weaving in short stories
An interesting technique in the book is the weaving in of various short stories penned, we’re told, by the writer in Brighton. These stories explore some interesting themes, including deception again – one of the characters is a Labour politician who stands in for his identical twin Anglican priest to deliver an important sermon while his brother is sick. Despite being an athiest, he manages to deliver a convincing and inspiring sermon – a suggestion, perhaps, that it’s easy to fake religious belief when it’s in an individual’s interest…. or am I reading too much into that? And I guess there’s also a comment in there on the ability of politicians to make you believe anything, even when they don’t believe it themselves..
In another of short stories, a faithful husband is mugged, but his wife doesn’t believe him and accuses him of spending the lost money on drink. As their relationship deteriorates, the wife fakes a burglary as cover for selling most of the household possessions to a pawn shop. The husband is alerted to the deception by the police, and then engages in his own deception by not telling his wife that he knows..
The side story of the faking politician then goes on to explore what it means to be in a destructive relationship. He has an affair with a rather disturbed woman who is attracted to him by his delivery of the sermon. When he breaks off the affair, she makes life intolerable for him and his wife and family. His wife forces him out, and he falls back into a relationship with the woman. Afraid of his partner’s psychiatric episodes ‘he dreads her explosive moments and does everything he can to avoid them… he hated confrontations and was innately lazy, so by degrees he jealous eruptions trained him to her will. It happens slowly. He finds it easier to stay away from old lovers who have become friends, or from female colleagues in general… Easier too to attend weekly church services than have yet more shouting matches.’ Slowly he makes choices which make his own life smaller and smaller, and which deny his own personality in order to avoid the confrontation he fears.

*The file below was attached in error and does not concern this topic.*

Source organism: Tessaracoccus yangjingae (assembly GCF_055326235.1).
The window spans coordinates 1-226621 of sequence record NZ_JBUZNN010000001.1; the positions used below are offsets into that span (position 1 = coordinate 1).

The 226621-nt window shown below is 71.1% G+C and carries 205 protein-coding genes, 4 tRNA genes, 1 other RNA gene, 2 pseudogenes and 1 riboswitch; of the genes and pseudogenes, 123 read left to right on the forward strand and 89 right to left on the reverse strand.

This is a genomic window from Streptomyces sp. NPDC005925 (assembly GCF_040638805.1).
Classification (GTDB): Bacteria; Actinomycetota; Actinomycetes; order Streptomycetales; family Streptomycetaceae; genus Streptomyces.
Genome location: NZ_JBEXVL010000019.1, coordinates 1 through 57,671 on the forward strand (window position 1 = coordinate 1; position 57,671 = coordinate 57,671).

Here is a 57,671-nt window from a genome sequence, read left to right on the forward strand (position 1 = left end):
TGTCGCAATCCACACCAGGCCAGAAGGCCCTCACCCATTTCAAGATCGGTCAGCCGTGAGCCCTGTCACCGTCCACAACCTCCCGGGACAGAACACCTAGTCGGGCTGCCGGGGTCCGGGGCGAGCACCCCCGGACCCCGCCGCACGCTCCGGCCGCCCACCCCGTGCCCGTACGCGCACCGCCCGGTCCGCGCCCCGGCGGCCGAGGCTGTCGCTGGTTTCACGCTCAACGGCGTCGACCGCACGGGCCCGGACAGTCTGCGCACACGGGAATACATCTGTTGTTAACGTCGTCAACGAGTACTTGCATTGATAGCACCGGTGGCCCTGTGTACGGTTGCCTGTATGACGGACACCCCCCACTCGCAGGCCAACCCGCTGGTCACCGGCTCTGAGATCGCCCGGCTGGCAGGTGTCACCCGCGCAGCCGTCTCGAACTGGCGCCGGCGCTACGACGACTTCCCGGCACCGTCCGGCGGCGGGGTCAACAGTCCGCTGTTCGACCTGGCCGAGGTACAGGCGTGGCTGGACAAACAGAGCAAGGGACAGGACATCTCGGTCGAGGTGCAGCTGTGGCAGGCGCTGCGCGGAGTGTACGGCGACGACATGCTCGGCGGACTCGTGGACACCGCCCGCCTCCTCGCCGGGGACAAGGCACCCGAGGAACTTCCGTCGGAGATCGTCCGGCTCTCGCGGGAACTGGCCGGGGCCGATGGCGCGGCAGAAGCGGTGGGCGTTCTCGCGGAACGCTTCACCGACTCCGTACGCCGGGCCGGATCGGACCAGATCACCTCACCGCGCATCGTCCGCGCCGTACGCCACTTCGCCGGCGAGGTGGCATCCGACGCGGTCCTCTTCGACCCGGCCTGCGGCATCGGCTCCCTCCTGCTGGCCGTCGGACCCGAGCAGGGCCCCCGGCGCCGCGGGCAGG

motor of development
And then there’s an interesting musing on the motor of development in societies. Development, we’re told by one of the characters, relies on ‘Those clever, amoral, inventive, destructive men, single-minded, selfish, emotionally cool, cooly attractive… They were so necessary…. without them we would still be living in mud huts, waiting to invent the wheel. Three crop rotation would never have come to pass’. Discuss. I guess there’s some truth in the idea that it takes a certain sort of person to single-mindedly pursue innovation – to ignore the apparent inevitability of the status quo, and to push through the resistance of the beneficiaries of that status quo. There’s an arrogance about that, inventiveness, self-confidence and single-mindedness. Do the other attributes necessarily apply.
sweet tooth by Ian McEwan book review
I found Sweet Tooth to be a well-written, easy read, which explored some interesting ideas. I enjoyed the backdrop of Brighton, and London in the early to mid 1970s, including the pubs around Camden. I didn’t love the ending – it was akin to the …’ and then I woke up and it was all a dream’ cliche – and I found it hard to identify with any of the characters, being engaged, as they were, in discrediting an experiment that threatened the interests of British capitalists. I’d give Sweet Tooth by Ian McEwan 8/10.